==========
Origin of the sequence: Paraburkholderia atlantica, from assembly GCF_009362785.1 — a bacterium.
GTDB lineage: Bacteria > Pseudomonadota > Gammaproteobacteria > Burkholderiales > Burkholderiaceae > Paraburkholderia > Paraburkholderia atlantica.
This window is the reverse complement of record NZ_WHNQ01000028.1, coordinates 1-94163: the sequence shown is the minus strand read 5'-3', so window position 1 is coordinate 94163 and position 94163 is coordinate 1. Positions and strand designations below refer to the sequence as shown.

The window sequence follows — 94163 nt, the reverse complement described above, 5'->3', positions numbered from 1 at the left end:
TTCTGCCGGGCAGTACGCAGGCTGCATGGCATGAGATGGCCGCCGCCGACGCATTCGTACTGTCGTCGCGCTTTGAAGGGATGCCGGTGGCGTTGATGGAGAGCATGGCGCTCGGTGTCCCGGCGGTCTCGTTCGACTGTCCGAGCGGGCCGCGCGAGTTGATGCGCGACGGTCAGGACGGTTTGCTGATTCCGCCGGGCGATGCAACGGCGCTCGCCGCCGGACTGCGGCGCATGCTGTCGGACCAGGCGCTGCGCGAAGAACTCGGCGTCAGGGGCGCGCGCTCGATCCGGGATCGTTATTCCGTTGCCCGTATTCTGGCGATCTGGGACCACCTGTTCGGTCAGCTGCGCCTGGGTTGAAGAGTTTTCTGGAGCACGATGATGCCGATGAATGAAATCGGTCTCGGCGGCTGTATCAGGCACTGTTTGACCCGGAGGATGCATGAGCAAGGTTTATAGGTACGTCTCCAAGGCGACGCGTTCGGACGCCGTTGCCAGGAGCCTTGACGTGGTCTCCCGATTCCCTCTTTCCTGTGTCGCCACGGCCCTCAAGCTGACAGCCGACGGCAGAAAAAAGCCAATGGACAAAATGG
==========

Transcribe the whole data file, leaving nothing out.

Origin of the sequence: Paraburkholderia atlantica, from assembly GCF_009362785.1 — a bacterium.
GTDB lineage: Bacteria > Pseudomonadota > Gammaproteobacteria > Burkholderiales > Burkholderiaceae > Paraburkholderia > Paraburkholderia atlantica.
This window is the reverse complement of record NZ_WHNQ01000028.1, coordinates 1-94163: the sequence shown is the minus strand read 5'-3', so window position 1 is coordinate 94163 and position 94163 is coordinate 1. Positions and strand designations below refer to the sequence as shown.

The window sequence follows — 94163 nt, the reverse complement described above, 5'->3', positions numbered from 1 at the left end:
TTCTGCCGGGCAGTACGCAGGCTGCATGGCATGAGATGGCCGCCGCCGACGCATTCGTACTGTCGTCGCGCTTTGAAGGGATGCCGGTGGCGTTGATGGAGAGCATGGCGCTCGGTGTCCCGGCGGTCTCGTTCGACTGTCCGAGCGGGCCGCGCGAGTTGATGCGCGACGGTCAGGACGGTTTGCTGATTCCGCCGGGCGATGCAACGGCGCTCGCCGCCGGACTGCGGCGCATGCTGTCGGACCAGGCGCTGCGCGAAGAACTCGGCGTCAGGGGCGCGCGCTCGATCCGGGATCGTTATTCCGTTGCCCGTATTCTGGCGATCTGGGACCACCTGTTCGGTCAGCTGCGCCTGGGTTGAAGAGTTTTCTGGAGCACGATGATGCCGATGAATGAAATCGGTCTCGGCGGCTGTATCAGGCACTGTTTGACCCGGAGGATGCATGAGCAAGGTTTATAGGTACGTCTCCAAGGCGACGCGTTCGGACGCCGTTGCCAGGAGCCTTGACGTGGTCTCCCGATTCCCTCTTTCCTGTGTCGCCACGGCCCTCAAGCTGACAGCCGACGGCAGAAAAAAGCCAATGGACAAAATGG